Valve has committed to testing the entire Steam catalog to determine which games will be supported on Steam Deck and which won’t. They have even built a website explicitly for helping people check the Steam Deck compatibility status of some of their favorite games. While the catalog is still being reviewed there are four categories: verified, playable, unsupported, and unknown. Verified games have been verified to work well on Steam Deck right out of the box, playable games are games that will work but require some elbow grease from the player to get the proper experience, unsupported indicates games that will simply not be playable on Steam Deck, an unknown are games that have yet to be checked at all. Considering the overall gaming on Linux experience, barring any sort of deal with the devil himself we should all expect to see the unsupported bucket begin to overflow quickly. While Valve may be capable of putting significantly more resources behind development than the open-source community can, at the end of the day every application will react to Linux differently, and Valve’s compatibility layer will become increasingly complex and expensive to develop. 

I take no joy in the Steam Deck’s delay, in fact as someone who has always been a proponent of competition in the market, I was more excited for the competition Valve would be introducing than I was for the actual device itself. But delaying a Linux gaming device in the final hour smells more like software issues than it does hardware shortages. And if that’s the case this could end up being a problem for the duration of the platform’s life span as opposed to something that will be naturally resolved when the supply chain ramps back up. Developing a compatibility layer will end up being a project very similar to painting the Golden Gate Bridge, a job that never ends. And with that never-ending job will come a new variable cost to supporting the Steam Deck platform, a cost that could potentially sink the 21st-century Game Gear before it becomes a mainstay in the gaming pantheon.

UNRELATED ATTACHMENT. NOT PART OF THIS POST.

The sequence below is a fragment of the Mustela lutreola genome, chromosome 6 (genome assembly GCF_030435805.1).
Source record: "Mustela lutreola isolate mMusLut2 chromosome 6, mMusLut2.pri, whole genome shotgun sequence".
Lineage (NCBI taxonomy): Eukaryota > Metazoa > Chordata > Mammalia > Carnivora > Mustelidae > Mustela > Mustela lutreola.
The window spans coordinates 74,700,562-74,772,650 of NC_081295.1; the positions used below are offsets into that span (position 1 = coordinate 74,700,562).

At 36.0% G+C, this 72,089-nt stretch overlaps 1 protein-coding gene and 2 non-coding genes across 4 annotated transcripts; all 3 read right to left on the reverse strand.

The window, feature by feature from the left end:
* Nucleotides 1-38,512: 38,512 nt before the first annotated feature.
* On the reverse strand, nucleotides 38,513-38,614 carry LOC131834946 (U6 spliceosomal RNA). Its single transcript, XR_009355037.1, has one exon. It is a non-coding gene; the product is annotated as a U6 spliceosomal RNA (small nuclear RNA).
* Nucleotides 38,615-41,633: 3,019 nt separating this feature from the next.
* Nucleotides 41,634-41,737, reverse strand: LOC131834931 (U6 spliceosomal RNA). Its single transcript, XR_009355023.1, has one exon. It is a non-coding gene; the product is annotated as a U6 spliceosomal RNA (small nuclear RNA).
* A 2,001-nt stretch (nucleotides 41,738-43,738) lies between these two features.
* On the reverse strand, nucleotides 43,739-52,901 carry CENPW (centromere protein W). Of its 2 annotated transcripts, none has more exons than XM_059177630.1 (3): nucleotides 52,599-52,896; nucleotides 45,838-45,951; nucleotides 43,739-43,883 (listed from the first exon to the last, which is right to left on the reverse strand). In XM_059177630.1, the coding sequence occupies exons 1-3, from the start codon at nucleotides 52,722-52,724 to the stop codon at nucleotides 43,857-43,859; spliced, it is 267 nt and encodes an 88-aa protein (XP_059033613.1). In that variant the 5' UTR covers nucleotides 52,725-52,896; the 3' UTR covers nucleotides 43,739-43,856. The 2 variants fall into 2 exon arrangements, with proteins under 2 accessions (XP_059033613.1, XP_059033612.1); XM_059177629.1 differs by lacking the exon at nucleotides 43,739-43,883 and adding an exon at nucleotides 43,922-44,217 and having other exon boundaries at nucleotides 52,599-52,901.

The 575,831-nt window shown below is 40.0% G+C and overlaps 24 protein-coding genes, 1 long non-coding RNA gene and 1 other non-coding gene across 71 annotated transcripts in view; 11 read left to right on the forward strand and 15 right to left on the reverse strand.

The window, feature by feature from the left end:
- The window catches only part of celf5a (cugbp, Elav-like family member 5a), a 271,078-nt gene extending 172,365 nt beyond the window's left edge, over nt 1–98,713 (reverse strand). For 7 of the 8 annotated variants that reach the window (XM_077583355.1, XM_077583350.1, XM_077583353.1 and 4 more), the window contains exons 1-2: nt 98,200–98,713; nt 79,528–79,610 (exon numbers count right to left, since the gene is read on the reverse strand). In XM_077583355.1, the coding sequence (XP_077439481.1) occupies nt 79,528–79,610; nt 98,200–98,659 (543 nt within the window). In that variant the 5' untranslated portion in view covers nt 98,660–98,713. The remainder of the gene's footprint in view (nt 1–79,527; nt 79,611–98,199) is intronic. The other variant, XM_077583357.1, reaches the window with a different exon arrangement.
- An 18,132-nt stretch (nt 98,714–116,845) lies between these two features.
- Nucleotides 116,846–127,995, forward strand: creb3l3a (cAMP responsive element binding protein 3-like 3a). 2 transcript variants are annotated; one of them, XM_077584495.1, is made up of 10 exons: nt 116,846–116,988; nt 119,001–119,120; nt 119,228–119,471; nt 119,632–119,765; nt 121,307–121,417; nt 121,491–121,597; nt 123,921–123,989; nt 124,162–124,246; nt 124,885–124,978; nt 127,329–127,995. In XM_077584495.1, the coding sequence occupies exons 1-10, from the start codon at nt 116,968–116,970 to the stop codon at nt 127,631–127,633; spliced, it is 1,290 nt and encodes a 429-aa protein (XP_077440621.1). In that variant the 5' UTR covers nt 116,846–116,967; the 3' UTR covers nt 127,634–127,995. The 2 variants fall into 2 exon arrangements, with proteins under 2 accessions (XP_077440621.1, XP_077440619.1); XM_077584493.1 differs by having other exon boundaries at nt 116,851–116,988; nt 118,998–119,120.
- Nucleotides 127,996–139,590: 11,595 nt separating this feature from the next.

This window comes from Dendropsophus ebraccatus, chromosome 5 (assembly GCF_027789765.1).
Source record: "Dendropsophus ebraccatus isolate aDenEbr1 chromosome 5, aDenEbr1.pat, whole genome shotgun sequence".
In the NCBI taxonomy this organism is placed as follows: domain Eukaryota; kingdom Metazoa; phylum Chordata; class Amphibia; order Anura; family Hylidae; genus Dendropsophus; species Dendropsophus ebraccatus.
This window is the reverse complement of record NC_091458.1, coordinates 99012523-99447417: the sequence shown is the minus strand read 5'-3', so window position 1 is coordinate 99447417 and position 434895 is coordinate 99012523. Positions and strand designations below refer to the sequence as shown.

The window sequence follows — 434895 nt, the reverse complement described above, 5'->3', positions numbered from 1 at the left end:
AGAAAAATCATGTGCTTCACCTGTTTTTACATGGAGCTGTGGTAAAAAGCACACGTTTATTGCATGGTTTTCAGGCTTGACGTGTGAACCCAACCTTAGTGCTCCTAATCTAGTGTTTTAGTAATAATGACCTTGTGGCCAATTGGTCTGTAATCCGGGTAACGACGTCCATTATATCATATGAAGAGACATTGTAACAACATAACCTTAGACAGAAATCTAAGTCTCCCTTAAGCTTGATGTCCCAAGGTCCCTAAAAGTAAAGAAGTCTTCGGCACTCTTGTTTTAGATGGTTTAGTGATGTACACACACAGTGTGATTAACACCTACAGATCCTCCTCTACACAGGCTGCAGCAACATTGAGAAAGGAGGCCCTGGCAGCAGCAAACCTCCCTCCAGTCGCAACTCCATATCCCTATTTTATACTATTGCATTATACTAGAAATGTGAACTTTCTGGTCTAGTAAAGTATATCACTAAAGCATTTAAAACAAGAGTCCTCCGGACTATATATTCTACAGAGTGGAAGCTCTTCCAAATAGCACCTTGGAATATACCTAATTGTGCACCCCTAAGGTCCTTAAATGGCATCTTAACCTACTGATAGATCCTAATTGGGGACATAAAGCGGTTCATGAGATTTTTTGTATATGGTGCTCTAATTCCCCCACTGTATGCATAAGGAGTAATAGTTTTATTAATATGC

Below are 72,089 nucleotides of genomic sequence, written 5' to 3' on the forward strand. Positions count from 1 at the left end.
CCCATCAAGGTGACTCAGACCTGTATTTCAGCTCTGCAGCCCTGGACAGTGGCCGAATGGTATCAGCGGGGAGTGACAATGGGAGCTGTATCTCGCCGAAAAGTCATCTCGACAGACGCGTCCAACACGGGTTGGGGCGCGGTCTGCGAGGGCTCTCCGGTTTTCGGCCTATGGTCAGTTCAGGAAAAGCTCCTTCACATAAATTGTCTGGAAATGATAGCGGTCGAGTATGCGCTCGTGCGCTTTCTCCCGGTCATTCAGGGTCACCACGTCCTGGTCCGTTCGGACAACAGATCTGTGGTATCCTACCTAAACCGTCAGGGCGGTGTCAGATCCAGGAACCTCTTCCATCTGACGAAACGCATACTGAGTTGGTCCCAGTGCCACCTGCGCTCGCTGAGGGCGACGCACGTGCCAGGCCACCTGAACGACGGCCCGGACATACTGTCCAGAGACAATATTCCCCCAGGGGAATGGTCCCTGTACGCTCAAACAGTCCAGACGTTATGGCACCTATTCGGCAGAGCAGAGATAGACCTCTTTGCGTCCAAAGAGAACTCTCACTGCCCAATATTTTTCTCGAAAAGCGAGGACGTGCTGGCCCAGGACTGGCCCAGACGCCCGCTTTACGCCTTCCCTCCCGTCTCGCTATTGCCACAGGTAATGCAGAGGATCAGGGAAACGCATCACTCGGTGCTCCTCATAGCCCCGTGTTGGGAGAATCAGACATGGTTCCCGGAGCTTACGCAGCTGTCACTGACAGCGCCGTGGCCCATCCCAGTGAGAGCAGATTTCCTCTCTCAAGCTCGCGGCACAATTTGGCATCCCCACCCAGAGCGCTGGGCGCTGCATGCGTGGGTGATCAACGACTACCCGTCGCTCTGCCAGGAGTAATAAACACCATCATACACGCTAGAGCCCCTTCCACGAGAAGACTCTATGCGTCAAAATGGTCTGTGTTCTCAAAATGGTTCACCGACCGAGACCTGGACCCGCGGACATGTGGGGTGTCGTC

Steam Deck

News writer and Xbox reviewer. Patrick lives in Minneapolis Minnesota with his wife and their dog Ghost. Patrick studied economics at the University of Northern Colorado and is particularly interested in the market dynamics of the video game industry. When he's not working Patrick can be found walking Ghost through downtown MPLS, binging The West Wing on repeat, or playing hockey. Follow Patrick in everything he does on Twitter @TheLawMorris or on YouTube by subscribing to ColdNorth Productions, you can see everything he does independently at www.coldnorthpro.com.